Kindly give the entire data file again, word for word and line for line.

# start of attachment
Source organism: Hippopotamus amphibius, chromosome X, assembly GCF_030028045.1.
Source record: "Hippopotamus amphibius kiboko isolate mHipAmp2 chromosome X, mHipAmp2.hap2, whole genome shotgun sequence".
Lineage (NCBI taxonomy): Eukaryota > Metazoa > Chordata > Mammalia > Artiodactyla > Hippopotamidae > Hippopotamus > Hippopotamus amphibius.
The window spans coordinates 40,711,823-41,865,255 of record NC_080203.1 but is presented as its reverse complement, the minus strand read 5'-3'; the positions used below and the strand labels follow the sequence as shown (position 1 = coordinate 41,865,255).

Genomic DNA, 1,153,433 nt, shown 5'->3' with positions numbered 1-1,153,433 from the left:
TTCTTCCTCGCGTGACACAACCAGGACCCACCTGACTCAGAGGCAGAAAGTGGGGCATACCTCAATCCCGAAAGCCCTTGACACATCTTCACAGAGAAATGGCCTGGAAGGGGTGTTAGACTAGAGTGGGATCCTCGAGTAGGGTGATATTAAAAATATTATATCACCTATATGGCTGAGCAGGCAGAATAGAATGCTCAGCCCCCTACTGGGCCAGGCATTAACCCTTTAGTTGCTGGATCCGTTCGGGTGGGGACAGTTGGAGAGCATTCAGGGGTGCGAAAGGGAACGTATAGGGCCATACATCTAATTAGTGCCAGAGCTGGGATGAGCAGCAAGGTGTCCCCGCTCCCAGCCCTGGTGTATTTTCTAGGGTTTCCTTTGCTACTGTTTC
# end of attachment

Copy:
Source organism: Hippopotamus amphibius, chromosome X, assembly GCF_030028045.1.
Source record: "Hippopotamus amphibius kiboko isolate mHipAmp2 chromosome X, mHipAmp2.hap2, whole genome shotgun sequence".
Lineage (NCBI taxonomy): Eukaryota > Metazoa > Chordata > Mammalia > Artiodactyla > Hippopotamidae > Hippopotamus > Hippopotamus amphibius.
The window spans coordinates 40,711,823-41,865,255 of record NC_080203.1 but is presented as its reverse complement, the minus strand read 5'-3'; the positions used below and the strand labels follow the sequence as shown (position 1 = coordinate 41,865,255).

Genomic DNA, 1,153,433 nt, shown 5'->3' with positions numbered 1-1,153,433 from the left:
TTCTTCCTCGCGTGACACAACCAGGACCCACCTGACTCAGAGGCAGAAAGTGGGGCATACCTCAATCCCGAAAGCCCTTGACACATCTTCACAGAGAAATGGCCTGGAAGGGGTGTTAGACTAGAGTGGGATCCTCGAGTAGGGTGATATTAAAAATATTATATCACCTATATGGCTGAGCAGGCAGAATAGAATGCTCAGCCCCCTACTGGGCCAGGCATTAACCCTTTAGTTGCTGGATCCGTTCGGGTGGGGACAGTTGGAGAGCATTCAGGGGTGCGAAAGGGAACGTATAGGGCCATACATCTAATTAGTGCCAGAGCTGGGATGAGCAGCAAGGTGTCCCCGCTCCCAGCCCTGGTGTATTTTCTAGGGTTTCCTTTGCTACTGTTTC